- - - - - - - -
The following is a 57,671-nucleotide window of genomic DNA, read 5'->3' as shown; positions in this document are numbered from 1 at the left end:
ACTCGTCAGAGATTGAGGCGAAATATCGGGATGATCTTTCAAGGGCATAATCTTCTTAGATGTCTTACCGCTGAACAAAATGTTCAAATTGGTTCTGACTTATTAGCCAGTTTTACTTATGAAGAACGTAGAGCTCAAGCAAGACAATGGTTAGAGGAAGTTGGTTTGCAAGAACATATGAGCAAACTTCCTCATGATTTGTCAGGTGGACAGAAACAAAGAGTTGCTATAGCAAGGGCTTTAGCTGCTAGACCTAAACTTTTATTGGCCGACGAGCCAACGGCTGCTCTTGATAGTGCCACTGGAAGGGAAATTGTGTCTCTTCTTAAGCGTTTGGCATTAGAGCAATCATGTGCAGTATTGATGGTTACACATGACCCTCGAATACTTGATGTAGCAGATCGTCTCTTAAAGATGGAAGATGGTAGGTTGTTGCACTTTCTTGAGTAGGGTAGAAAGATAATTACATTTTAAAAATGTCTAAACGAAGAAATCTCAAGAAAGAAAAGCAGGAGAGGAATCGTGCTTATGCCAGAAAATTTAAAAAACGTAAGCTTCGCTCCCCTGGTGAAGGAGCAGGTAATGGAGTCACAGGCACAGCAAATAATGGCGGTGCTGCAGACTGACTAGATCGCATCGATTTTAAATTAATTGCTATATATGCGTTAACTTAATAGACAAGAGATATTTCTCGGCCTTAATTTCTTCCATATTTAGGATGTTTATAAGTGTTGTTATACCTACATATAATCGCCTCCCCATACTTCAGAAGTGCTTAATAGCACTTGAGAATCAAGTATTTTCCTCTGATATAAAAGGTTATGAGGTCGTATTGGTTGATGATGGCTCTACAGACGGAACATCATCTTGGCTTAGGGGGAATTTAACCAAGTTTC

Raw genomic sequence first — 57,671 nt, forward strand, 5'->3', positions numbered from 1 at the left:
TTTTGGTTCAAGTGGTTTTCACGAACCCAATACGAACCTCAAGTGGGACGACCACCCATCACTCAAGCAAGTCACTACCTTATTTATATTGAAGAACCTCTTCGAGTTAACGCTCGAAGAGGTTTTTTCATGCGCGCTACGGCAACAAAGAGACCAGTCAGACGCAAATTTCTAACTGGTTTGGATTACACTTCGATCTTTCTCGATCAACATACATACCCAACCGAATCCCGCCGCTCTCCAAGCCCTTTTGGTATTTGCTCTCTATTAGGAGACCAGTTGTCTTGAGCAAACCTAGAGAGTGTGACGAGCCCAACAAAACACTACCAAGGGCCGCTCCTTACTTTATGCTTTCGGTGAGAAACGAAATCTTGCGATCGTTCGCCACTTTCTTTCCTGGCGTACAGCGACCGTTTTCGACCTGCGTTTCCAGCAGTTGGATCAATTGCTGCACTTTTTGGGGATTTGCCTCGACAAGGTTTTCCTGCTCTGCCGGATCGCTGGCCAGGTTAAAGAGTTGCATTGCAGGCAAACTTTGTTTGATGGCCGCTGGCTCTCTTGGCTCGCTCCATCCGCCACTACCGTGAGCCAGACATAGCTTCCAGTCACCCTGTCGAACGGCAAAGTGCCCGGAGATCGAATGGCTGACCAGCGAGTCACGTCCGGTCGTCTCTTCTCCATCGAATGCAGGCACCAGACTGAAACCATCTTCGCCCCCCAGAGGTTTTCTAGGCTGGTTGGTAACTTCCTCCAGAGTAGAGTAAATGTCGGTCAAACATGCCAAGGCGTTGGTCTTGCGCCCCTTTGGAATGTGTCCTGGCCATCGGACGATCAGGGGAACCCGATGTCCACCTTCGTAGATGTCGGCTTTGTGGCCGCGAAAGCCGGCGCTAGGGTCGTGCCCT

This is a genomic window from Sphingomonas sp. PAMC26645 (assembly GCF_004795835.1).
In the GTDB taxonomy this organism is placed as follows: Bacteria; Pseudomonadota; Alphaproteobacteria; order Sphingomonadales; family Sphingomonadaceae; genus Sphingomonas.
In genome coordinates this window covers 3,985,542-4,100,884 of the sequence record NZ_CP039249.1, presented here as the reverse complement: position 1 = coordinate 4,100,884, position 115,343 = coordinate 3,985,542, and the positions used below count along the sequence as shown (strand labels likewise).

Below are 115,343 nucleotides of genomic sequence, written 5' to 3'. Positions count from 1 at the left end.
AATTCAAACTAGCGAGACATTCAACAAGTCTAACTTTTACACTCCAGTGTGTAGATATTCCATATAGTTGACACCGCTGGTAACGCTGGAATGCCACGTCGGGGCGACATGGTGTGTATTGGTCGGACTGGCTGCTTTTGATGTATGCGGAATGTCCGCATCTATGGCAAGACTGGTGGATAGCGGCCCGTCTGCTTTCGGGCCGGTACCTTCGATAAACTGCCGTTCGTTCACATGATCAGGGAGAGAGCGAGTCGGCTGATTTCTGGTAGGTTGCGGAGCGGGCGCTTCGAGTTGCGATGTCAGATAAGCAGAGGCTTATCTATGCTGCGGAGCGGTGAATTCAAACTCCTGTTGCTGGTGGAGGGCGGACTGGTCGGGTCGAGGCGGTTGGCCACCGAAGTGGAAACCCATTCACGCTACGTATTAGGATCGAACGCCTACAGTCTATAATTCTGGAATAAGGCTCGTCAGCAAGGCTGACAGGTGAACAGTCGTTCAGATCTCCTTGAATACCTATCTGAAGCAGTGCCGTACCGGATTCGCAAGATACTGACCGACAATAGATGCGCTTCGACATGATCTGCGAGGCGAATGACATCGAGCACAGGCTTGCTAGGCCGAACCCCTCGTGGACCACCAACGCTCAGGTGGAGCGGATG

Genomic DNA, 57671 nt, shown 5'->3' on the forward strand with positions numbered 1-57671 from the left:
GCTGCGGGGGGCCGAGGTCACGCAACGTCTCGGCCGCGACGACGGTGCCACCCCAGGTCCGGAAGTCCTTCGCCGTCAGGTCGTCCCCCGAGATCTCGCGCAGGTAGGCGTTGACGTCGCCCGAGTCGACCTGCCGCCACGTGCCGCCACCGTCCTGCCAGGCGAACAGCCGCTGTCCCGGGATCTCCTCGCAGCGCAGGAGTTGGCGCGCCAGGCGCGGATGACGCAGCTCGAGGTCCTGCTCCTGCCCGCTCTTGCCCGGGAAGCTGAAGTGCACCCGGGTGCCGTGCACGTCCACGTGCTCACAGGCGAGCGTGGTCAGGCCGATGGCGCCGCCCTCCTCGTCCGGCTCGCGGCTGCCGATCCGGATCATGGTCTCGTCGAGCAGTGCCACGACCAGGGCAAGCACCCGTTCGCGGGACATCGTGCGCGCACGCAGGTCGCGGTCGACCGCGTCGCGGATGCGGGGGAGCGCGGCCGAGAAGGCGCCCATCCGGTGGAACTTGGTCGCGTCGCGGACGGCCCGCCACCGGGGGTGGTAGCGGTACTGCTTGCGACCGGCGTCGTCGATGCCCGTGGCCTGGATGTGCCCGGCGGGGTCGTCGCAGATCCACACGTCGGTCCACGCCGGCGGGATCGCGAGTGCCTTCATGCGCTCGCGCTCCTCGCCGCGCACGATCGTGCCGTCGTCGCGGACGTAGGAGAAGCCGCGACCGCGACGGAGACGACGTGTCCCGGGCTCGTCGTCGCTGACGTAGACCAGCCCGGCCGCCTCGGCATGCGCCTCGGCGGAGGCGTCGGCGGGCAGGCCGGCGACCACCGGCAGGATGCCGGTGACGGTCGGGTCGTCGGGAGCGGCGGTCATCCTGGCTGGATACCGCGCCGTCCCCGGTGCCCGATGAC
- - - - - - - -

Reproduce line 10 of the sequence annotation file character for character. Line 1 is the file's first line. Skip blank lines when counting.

Genomic DNA, 57671 nt, shown 5'->3' on the forward strand with positions numbered 1-57671 from the left: